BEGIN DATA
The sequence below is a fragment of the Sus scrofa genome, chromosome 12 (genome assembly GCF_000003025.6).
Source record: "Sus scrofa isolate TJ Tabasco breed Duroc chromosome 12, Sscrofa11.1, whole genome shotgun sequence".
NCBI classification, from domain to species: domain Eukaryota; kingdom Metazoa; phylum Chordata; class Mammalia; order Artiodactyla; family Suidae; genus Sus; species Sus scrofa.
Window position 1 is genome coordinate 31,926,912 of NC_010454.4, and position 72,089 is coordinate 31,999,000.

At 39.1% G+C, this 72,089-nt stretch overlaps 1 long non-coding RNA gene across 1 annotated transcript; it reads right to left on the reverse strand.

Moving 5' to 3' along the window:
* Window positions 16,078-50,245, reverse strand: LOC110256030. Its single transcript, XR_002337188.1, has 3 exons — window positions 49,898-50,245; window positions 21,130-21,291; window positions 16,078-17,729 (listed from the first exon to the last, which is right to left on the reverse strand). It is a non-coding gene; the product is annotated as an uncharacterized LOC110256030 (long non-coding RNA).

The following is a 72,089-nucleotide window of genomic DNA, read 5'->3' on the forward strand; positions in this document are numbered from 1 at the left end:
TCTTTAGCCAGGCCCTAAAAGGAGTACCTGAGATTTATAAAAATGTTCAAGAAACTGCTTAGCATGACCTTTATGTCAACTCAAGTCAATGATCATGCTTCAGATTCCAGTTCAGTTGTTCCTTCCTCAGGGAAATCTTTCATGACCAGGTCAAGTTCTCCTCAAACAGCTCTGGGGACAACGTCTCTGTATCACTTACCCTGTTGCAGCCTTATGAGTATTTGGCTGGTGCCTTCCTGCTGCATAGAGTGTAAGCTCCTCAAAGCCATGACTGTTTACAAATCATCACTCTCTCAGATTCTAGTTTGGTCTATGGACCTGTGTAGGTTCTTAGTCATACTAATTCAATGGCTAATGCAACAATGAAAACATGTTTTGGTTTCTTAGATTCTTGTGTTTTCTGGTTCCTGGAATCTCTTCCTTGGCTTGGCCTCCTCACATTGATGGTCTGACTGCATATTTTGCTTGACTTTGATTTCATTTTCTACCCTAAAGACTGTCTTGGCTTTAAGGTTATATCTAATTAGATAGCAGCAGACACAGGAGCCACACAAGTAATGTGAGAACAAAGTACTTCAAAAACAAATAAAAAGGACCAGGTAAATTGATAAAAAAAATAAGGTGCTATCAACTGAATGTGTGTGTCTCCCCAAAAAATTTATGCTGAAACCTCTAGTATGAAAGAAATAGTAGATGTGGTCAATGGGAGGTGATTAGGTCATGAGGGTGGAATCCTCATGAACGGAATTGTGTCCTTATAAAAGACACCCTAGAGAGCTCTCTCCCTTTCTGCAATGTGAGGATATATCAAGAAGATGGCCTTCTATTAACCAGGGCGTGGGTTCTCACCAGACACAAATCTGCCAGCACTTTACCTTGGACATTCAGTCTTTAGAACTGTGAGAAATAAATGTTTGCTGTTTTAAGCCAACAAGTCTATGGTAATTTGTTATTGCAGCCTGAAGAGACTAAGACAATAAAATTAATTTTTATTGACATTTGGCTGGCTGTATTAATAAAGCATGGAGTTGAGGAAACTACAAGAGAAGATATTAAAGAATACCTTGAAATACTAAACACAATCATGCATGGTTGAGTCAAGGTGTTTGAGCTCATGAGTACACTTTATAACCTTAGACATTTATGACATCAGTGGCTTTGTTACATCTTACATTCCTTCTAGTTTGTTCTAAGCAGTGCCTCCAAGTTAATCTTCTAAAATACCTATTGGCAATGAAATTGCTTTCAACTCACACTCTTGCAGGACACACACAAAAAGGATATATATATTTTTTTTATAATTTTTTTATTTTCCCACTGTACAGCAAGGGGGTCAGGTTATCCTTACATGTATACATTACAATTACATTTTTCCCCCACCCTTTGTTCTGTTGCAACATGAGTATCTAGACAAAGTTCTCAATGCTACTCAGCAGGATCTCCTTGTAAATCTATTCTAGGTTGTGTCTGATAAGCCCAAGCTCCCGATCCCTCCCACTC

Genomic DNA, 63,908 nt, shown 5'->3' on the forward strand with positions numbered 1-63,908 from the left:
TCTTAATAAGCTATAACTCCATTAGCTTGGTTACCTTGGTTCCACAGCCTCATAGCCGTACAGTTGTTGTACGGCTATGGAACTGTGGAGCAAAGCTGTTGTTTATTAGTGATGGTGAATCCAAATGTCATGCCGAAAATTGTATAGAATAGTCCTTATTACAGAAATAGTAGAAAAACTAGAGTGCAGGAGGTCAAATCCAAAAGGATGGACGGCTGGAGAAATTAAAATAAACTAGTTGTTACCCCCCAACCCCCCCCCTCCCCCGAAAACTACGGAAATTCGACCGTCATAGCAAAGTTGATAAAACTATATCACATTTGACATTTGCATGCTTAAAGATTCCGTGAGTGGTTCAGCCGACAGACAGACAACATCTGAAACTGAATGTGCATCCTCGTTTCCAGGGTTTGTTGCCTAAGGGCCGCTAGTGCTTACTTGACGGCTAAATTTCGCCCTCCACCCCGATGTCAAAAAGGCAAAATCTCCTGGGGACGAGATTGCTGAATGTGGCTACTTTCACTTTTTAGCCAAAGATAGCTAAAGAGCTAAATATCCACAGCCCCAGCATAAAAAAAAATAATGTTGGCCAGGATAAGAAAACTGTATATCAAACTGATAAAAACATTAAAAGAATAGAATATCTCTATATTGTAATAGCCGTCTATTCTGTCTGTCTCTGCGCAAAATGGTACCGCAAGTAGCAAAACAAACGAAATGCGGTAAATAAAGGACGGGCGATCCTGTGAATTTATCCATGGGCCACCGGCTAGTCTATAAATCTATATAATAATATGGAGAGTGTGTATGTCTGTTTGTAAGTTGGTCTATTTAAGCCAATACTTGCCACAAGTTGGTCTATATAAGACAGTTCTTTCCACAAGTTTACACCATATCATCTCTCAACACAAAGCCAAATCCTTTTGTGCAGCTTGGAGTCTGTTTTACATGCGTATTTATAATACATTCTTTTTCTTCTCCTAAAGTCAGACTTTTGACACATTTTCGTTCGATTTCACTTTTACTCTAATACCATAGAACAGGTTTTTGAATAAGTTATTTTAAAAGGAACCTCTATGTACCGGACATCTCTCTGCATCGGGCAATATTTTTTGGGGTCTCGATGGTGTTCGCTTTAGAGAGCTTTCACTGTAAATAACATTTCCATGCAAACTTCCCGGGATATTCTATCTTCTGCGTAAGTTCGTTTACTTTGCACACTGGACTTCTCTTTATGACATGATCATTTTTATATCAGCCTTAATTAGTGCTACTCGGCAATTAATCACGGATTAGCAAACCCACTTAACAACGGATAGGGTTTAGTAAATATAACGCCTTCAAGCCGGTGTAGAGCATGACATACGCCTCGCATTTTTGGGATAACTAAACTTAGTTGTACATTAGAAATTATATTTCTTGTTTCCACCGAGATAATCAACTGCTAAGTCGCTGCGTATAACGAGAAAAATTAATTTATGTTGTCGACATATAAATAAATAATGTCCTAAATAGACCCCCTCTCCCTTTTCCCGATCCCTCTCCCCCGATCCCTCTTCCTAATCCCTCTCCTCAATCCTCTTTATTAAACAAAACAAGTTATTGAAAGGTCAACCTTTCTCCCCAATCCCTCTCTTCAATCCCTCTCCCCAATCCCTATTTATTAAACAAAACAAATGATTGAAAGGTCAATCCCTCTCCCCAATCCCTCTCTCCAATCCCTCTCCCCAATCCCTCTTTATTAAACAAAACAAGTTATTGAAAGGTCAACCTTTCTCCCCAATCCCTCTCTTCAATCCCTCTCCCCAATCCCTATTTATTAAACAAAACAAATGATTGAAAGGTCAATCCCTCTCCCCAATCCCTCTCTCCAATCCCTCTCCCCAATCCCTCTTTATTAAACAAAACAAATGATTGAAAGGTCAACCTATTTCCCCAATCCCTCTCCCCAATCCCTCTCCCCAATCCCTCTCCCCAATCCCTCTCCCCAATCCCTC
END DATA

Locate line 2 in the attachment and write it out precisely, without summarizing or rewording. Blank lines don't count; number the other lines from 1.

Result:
Source record: "Sus scrofa isolate TJ Tabasco breed Duroc chromosome 12, Sscrofa11.1, whole genome shotgun sequence".